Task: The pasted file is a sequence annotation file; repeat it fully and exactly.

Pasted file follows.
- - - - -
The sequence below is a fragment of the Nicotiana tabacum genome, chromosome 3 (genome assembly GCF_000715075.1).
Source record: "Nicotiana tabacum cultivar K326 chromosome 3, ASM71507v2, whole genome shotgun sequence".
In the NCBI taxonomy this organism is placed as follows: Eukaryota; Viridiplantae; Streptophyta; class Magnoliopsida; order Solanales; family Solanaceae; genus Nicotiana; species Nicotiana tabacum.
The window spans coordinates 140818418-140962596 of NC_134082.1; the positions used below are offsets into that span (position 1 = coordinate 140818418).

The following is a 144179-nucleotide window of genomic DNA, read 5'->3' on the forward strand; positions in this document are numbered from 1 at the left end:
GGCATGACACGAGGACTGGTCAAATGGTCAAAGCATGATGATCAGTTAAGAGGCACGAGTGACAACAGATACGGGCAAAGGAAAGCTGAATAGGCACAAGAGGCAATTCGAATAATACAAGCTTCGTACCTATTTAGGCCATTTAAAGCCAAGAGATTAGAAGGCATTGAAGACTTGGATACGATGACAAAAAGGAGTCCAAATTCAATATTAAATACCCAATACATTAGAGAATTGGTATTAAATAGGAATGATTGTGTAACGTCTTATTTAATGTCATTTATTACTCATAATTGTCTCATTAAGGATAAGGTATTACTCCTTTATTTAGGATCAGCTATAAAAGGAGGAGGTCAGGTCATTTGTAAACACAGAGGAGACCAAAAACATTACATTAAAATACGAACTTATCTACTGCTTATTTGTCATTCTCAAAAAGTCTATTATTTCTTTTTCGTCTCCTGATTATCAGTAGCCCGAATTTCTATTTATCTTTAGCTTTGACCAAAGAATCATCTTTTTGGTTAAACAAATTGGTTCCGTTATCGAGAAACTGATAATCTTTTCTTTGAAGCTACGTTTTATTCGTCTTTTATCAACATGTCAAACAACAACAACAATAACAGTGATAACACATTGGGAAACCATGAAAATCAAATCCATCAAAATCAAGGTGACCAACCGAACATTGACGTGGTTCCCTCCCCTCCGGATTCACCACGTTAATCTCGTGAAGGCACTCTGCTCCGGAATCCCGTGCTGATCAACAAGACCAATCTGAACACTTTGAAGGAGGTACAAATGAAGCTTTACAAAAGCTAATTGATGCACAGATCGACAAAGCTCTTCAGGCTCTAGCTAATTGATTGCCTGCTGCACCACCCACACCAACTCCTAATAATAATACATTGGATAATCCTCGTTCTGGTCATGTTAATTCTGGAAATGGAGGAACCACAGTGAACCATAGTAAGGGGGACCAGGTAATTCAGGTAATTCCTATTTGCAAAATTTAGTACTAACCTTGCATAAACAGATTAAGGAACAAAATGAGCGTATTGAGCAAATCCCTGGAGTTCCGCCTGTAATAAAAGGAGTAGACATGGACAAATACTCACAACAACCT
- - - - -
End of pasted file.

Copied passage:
The sequence below is a fragment of the Nicotiana tabacum genome, chromosome 3 (genome assembly GCF_000715075.1).
Source record: "Nicotiana tabacum cultivar K326 chromosome 3, ASM71507v2, whole genome shotgun sequence".
In the NCBI taxonomy this organism is placed as follows: Eukaryota; Viridiplantae; Streptophyta; class Magnoliopsida; order Solanales; family Solanaceae; genus Nicotiana; species Nicotiana tabacum.
The window spans coordinates 140818418-140962596 of NC_134082.1; the positions used below are offsets into that span (position 1 = coordinate 140818418).

The following is a 144179-nucleotide window of genomic DNA, read 5'->3' on the forward strand; positions in this document are numbered from 1 at the left end:
GGCATGACACGAGGACTGGTCAAATGGTCAAAGCATGATGATCAGTTAAGAGGCACGAGTGACAACAGATACGGGCAAAGGAAAGCTGAATAGGCACAAGAGGCAATTCGAATAATACAAGCTTCGTACCTATTTAGGCCATTTAAAGCCAAGAGATTAGAAGGCATTGAAGACTTGGATACGATGACAAAAAGGAGTCCAAATTCAATATTAAATACCCAATACATTAGAGAATTGGTATTAAATAGGAATGATTGTGTAACGTCTTATTTAATGTCATTTATTACTCATAATTGTCTCATTAAGGATAAGGTATTACTCCTTTATTTAGGATCAGCTATAAAAGGAGGAGGTCAGGTCATTTGTAAACACAGAGGAGACCAAAAACATTACATTAAAATACGAACTTATCTACTGCTTATTTGTCATTCTCAAAAAGTCTATTATTTCTTTTTCGTCTCCTGATTATCAGTAGCCCGAATTTCTATTTATCTTTAGCTTTGACCAAAGAATCATCTTTTTGGTTAAACAAATTGGTTCCGTTATCGAGAAACTGATAATCTTTTCTTTGAAGCTACGTTTTATTCGTCTTTTATCAACATGTCAAACAACAACAACAATAACAGTGATAACACATTGGGAAACCATGAAAATCAAATCCATCAAAATCAAGGTGACCAACCGAACATTGACGTGGTTCCCTCCCCTCCGGATTCACCACGTTAATCTCGTGAAGGCACTCTGCTCCGGAATCCCGTGCTGATCAACAAGACCAATCTGAACACTTTGAAGGAGGTACAAATGAAGCTTTACAAAAGCTAATTGATGCACAGATCGACAAAGCTCTTCAGGCTCTAGCTAATTGATTGCCTGCTGCACCACCCACACCAACTCCTAATAATAATACATTGGATAATCCTCGTTCTGGTCATGTTAATTCTGGAAATGGAGGAACCACAGTGAACCATAGTAAGGGGGACCAGGTAATTCAGGTAATTCCTATTTGCAAAATTTAGTACTAACCTTGCATAAACAGATTAAGGAACAAAATGAGCGTATTGAGCAAATCCCTGGAGTTCCGCCTGTAATAAAAGGAGTAGACATGGACAAATACTCACAACAACCT